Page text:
Kalaiyarasi Kanagalingam, a 14-year-old survivor of Mullivaikkal, spoke about the last memory of her father and the importance of Tamil genocide recognition at a conference hosted at the Houses of Parliament and attended by several senior British politicians and international legal experts on Thursday.
Read her full speech to the conference below.
"Hello, my name is Kalaiyarasi Kanagalingam, I am 14 years old. I'm here today to speak about how my life has been affected by what happened in 2009. 2009 was the most memorable and painful year of my life.
May 17 2009, I saw my dad for the last time. The moment I left my dad is still painful to me more than anything. I told my dad I was scared and him to please come with me, but he had to leave me. How could I say those moments by words? I saw other children like me crying for dad to come with them. I cried hugging my dad’s neck tightly but he only hugged me back and tried to say something with his eyes.
Now, while I’m living in London, my mum and I still wonder whether he’s alive or not. Every day, we hide our sorrows inside and put a smile on the outside, waiting for my dad to come. I always wondered how my life would get so much better if my dad was here to guide me along the way when I’m on my darkest days.
That was not the only thing that happened in May 2009.
A few days before the last day I saw my dad, I was inside an open bunker with my relatives. I was looking out from the bunker and I could see my friend riding a bicycle. I longed to call out to him but before I could a shell that was launched by the army had exploded near us. I saw my friend’s head get thrown from his body by the shrapnel of a shell. I cried loudly trying to break apart from my grandma’s grip. She hugged me and comforted me but that horrifying scene is still giving me goosebumps whenever I remember it in my mind.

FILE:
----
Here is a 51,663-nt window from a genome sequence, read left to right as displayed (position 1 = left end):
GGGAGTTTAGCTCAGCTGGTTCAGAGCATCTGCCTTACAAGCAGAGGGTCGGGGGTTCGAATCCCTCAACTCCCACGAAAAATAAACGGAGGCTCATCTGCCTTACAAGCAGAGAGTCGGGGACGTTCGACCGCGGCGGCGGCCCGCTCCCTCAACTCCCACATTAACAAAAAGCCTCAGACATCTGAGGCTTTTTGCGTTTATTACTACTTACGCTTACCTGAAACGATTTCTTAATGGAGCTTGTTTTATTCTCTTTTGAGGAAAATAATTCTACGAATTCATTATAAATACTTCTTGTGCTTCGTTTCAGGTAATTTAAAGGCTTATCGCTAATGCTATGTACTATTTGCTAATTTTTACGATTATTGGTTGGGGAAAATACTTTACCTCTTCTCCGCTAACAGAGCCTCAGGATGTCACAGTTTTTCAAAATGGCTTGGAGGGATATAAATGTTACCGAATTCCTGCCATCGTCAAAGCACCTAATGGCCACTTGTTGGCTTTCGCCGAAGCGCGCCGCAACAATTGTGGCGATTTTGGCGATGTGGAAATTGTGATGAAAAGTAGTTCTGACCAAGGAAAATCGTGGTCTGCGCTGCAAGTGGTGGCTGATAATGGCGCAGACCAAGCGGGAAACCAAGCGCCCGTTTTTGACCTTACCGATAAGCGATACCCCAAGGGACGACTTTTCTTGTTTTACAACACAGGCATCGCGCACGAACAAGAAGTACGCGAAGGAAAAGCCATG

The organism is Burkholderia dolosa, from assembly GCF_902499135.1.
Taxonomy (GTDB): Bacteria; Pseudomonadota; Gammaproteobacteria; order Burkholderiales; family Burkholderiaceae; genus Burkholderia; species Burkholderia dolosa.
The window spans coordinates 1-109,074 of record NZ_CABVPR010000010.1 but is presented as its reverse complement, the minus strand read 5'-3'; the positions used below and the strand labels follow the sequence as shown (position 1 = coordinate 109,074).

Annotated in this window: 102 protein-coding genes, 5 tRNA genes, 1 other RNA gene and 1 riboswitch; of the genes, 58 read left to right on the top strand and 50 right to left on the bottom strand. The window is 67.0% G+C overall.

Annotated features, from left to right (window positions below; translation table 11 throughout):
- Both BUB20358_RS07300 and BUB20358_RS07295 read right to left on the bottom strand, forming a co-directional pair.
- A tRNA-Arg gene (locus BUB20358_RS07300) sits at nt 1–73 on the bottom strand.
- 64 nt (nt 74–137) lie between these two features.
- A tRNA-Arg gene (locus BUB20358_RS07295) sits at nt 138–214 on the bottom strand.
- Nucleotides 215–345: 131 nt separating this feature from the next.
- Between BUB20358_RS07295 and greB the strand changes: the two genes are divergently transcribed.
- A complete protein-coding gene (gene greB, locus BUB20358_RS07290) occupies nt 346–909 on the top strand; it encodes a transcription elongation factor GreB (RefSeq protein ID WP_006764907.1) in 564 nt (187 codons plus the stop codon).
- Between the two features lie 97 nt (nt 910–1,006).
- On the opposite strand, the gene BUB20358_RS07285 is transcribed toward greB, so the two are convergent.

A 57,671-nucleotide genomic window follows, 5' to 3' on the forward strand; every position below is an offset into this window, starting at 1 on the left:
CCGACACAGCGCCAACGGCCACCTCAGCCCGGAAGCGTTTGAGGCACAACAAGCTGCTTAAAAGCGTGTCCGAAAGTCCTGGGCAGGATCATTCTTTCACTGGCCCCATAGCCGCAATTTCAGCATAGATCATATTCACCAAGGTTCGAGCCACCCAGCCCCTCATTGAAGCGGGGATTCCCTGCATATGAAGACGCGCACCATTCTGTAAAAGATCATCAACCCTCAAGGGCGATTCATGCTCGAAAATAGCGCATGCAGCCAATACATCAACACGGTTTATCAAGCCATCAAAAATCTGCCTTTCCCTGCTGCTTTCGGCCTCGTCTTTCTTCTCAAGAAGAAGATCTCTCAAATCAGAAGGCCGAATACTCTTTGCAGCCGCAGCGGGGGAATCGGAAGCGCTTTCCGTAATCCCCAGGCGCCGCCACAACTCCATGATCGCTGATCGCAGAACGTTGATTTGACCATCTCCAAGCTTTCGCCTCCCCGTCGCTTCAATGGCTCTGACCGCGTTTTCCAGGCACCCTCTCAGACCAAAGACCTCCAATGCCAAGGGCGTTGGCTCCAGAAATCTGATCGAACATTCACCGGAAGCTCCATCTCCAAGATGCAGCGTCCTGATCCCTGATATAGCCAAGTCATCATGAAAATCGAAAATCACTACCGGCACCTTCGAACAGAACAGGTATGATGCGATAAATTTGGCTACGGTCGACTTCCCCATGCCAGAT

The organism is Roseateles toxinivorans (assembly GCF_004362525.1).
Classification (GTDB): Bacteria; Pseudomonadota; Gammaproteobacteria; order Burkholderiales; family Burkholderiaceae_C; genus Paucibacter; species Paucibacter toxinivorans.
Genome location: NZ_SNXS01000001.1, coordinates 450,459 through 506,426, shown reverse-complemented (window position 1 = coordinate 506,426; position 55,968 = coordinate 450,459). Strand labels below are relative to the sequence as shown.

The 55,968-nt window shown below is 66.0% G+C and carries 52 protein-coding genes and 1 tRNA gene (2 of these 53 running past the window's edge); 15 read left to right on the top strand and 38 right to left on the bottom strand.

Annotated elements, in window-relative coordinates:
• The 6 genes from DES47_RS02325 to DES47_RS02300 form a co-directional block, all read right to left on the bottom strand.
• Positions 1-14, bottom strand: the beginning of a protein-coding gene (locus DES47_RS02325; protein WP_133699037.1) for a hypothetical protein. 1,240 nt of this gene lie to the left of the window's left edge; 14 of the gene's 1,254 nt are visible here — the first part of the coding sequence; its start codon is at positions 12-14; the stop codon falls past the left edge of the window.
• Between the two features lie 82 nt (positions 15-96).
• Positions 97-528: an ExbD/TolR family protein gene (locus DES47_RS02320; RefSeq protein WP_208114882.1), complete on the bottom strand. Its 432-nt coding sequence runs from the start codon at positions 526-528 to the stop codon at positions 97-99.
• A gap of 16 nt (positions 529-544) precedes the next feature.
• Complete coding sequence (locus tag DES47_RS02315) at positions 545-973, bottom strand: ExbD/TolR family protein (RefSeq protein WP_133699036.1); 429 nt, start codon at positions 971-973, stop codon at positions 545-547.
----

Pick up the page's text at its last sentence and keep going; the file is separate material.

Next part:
Not only that but two of my cousins died in an aerial bombing. I’ll never forget that incident. The bomb fell on the bunker and my cousins’ were trapped inside. My aunt was outside screaming and crying for help but all I could do was helplessly watch. I was in another bunker with my grandmother and other relatives. After the bombing stopped, we came out of the bunker. I saw my aunt standing next to the bunker, sobbing and yelling loudly.
Even today I live with these memories. But every day I wonder what happened to my father. Having the Tamil genocide recognised will not change my life. However, it might make it easier to find out what happened to my father and the many others who disappeared then".